After the interview was finished the mediator asked the officer for a caucus discussion and they exited the room. They came back and the officer proceeded to tell my client that he was a very credible witness and had answered all of the questions in a straight forward and candid manner, but the officer stated he “did not like proxy marriages” therefore he was not going to concede and was going to leave it up to the client to either go ahead to a full hearing of the case or to withdraw it.

Pedro and his wife are legally married and he had more than enough documentation to demonstrate that the marriage is not only legal but also genuine. Normally there is no provision in the law for personal believes regarding the validity of the marriage and therefore the officer should not have based his decision on his feelings toward proxy marriages but in law. Unfortunately in this case we dealt with an administrative process. The officer had discretionary powers to make a decision as to the Genuineness of the relationship and his decision at this level cannot be appealed.

The mediator’s role in the proceeding was to give the officer his opinion as to the likelihood of the case being accepted at a full hearing. The mediator did give his opinion. He told the officer that there was overwhelming evidence that the clients were in a legal and genuine relationship, but the officer ignored that opinion. The mediator remained after the officer left the room and he was as visibly upset as Pedro and I were. The mediator expressed his opinion that the case would be approved at the full hearing and he also expressed his disappointment at the action of the officer. The client has the choice to go ahead or to withdraw his appeal and of course he is going to go ahead because he is in a serious committed relationship and so is his pregnant wife.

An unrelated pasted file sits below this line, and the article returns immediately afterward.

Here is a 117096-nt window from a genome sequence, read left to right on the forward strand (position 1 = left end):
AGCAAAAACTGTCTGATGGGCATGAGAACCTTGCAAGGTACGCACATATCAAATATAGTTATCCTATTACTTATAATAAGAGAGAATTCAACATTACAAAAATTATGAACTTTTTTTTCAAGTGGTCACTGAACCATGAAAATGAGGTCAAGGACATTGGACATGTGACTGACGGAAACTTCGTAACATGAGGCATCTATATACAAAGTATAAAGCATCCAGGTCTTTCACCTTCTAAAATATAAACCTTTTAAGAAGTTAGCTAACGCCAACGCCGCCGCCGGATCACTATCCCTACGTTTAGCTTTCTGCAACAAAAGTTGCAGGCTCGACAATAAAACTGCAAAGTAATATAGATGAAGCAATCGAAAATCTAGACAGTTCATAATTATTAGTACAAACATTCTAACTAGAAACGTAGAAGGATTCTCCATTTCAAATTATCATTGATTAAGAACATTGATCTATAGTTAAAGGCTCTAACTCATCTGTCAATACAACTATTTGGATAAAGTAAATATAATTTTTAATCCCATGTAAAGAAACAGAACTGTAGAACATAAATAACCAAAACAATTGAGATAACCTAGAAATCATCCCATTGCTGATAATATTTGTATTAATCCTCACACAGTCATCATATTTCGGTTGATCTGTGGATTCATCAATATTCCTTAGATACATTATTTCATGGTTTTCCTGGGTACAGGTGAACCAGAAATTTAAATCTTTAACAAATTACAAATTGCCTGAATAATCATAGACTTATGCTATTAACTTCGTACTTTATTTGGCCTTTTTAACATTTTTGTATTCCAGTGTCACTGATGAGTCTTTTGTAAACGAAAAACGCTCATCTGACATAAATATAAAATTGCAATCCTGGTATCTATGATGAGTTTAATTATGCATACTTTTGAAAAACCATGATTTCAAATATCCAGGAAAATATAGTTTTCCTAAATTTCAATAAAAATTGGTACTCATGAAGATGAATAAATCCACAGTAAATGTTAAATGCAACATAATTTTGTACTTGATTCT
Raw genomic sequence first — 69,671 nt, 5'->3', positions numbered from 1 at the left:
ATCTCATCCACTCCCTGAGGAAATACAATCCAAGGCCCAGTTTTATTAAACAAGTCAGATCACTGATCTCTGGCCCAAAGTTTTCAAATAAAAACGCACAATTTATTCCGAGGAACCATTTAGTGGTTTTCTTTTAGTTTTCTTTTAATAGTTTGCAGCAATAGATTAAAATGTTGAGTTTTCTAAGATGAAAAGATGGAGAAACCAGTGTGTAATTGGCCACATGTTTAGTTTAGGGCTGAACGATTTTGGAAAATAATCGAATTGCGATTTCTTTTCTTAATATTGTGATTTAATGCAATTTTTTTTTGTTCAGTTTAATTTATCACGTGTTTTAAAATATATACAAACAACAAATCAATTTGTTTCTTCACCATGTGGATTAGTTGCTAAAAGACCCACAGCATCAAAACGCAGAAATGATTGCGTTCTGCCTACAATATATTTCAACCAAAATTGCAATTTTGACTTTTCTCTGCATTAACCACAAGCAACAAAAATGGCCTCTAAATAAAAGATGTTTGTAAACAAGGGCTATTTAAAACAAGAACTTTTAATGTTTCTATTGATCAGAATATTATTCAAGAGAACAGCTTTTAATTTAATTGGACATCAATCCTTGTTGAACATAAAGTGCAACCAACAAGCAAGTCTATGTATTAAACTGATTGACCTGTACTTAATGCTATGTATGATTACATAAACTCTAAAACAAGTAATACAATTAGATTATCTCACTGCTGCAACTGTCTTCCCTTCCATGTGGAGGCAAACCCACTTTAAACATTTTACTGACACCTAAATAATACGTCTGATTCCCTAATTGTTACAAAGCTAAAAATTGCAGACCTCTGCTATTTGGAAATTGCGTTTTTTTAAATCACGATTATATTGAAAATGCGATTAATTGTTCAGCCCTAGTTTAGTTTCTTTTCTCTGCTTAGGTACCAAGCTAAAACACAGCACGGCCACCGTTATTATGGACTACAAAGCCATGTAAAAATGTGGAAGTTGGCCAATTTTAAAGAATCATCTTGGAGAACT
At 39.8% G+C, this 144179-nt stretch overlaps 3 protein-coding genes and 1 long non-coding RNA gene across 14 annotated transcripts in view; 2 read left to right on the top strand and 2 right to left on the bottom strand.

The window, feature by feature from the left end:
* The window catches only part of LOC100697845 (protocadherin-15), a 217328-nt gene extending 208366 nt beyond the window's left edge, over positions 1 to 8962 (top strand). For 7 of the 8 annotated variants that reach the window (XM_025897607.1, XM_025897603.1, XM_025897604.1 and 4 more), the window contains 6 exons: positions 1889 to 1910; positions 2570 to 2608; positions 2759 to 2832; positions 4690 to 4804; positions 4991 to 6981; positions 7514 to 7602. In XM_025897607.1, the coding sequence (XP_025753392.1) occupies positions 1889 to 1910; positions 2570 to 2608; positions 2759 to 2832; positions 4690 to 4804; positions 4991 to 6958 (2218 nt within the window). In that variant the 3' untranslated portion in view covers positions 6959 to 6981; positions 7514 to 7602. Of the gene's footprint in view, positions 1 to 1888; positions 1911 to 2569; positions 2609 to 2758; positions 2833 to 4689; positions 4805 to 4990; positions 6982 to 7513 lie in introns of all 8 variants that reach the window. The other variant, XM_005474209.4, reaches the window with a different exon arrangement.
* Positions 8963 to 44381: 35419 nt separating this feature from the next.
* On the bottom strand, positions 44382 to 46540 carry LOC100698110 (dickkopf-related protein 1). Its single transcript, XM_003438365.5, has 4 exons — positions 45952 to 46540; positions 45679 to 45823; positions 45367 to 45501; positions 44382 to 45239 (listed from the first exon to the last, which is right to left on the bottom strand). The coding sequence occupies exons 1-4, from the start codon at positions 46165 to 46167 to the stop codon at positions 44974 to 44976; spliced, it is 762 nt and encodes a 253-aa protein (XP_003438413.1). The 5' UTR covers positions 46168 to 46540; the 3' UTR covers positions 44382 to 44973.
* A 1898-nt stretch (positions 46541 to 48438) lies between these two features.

The Immigration Appeal Board is taking over a year to book hearings. After the hearing is heard it will take another year to year and a half to finalize the processing of Pedro’s wife case. The couple and young child will not be able to be together as a family for at least two and a half years.

When I arrived at the office I immediately called the officer as I wanted to discuss what had just transpired. I was informed that he was not at the office and that I could leave a message. It was the Thursday before Easter. There was a four day long weekend coming up. I am certain that the officer left work early so that he could prepare to enjoy the long weekend with his family. In contrast, Pedro had to go home and let his wife know that she would not be able to join him in Canada for another two and a half years and that he would not be able to be involved in his baby’s life for the first few years. 

I am determined to find a way to expedite the hearing so that Pedro his wife and child can be together soon, but I cannot help to wonder how the officer can justify his actions to himself. I wonder if officers ever realize the unnecessary pain and hardship they impart on people and families.